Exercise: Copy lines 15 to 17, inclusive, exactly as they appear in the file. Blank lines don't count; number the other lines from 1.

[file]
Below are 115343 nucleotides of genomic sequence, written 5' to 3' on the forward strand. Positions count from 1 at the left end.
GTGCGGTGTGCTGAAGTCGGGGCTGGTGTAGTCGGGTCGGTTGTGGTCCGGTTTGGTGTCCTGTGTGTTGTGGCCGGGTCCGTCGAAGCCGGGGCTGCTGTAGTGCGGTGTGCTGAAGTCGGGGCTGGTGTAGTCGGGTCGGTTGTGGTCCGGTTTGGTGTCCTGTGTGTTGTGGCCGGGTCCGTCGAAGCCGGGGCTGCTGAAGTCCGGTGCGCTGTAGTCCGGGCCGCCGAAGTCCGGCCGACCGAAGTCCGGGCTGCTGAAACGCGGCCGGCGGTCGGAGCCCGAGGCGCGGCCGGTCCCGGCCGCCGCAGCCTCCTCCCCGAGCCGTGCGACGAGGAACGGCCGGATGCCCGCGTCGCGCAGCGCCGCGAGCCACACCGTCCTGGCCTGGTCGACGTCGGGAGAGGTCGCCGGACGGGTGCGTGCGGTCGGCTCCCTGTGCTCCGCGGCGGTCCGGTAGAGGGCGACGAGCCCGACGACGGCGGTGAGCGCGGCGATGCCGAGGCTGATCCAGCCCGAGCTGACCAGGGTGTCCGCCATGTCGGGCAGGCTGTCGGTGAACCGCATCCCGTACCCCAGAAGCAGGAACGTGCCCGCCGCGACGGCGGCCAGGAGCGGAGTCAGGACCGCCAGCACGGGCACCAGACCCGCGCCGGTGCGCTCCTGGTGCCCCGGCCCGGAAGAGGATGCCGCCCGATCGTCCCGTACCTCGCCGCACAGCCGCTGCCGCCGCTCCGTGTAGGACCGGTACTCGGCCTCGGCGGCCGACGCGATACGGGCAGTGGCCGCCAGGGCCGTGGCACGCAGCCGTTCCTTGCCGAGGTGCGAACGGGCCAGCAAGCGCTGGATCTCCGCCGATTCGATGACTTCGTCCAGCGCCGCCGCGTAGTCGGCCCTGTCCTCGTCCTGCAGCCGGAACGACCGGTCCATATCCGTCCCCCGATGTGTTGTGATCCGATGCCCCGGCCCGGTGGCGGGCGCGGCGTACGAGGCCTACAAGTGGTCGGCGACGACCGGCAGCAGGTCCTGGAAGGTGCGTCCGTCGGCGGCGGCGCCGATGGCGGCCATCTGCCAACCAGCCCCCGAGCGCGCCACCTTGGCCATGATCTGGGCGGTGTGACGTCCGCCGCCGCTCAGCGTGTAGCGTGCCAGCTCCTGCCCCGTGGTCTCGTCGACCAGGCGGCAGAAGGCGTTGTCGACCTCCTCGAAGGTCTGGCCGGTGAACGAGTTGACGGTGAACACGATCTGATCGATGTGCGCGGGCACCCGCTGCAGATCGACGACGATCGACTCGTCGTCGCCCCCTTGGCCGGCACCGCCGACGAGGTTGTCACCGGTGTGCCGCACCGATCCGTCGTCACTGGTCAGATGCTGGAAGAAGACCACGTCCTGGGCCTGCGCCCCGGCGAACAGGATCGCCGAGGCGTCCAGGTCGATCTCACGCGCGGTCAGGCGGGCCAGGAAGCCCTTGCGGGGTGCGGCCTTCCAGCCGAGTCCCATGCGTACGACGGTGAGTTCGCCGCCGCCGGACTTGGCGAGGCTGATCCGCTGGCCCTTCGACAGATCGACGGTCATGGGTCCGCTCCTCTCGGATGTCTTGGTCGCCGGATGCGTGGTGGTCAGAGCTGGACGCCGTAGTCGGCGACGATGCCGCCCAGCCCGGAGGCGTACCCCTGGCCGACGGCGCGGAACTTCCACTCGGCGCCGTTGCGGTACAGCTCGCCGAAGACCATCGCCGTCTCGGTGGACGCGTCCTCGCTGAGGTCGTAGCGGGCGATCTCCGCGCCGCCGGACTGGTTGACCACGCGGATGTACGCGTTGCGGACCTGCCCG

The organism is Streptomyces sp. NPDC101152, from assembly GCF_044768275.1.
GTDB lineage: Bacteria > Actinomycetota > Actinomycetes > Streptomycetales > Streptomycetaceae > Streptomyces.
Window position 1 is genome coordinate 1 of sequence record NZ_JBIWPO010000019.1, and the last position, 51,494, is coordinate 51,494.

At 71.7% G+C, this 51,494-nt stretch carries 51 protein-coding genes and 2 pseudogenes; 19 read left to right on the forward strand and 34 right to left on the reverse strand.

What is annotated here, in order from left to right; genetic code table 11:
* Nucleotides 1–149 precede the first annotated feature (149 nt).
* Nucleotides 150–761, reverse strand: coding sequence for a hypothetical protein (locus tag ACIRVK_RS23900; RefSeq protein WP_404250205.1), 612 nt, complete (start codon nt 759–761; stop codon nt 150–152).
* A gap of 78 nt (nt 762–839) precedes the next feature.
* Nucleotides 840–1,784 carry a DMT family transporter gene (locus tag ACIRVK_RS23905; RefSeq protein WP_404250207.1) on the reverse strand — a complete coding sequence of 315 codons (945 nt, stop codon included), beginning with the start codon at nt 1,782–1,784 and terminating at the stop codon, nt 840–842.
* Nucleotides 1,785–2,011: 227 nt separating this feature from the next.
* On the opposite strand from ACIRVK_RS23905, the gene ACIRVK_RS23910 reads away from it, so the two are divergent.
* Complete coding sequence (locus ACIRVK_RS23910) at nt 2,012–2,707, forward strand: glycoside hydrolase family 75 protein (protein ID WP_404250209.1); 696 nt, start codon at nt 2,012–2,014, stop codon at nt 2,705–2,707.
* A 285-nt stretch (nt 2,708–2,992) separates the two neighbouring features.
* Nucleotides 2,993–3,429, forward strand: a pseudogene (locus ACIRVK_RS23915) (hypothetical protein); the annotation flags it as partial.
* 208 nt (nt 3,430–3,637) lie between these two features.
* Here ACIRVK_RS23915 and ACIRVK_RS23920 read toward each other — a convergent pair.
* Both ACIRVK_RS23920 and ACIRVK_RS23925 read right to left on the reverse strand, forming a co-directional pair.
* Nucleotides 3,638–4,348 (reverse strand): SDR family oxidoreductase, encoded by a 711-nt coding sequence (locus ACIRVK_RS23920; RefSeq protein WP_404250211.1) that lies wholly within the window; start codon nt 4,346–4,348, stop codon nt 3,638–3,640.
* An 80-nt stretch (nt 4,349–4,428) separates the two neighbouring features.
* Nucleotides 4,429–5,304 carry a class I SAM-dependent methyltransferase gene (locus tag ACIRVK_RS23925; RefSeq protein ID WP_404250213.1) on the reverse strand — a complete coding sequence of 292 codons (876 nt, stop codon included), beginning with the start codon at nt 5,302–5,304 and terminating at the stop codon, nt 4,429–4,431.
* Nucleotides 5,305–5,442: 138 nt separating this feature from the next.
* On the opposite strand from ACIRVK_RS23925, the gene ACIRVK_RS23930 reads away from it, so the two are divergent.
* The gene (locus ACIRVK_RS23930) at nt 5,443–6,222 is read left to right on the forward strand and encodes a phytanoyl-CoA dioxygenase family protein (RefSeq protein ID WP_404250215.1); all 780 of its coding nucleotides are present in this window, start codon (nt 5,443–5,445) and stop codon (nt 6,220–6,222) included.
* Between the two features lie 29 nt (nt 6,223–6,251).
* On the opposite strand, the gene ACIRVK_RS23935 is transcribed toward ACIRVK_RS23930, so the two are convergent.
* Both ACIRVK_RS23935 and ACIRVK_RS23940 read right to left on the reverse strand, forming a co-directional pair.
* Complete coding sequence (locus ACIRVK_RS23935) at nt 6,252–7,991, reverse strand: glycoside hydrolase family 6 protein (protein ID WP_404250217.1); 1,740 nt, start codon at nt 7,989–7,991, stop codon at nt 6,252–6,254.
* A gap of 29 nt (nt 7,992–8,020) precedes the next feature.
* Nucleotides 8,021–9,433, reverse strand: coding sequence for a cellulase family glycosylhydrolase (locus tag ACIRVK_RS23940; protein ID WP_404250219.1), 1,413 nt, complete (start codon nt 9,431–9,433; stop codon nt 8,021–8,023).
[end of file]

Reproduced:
* A 285-nt stretch (nt 2,708–2,992) separates the two neighbouring features.
* Nucleotides 2,993–3,429, forward strand: a pseudogene (locus ACIRVK_RS23915) (hypothetical protein); the annotation flags it as partial.
* 208 nt (nt 3,430–3,637) lie between these two features.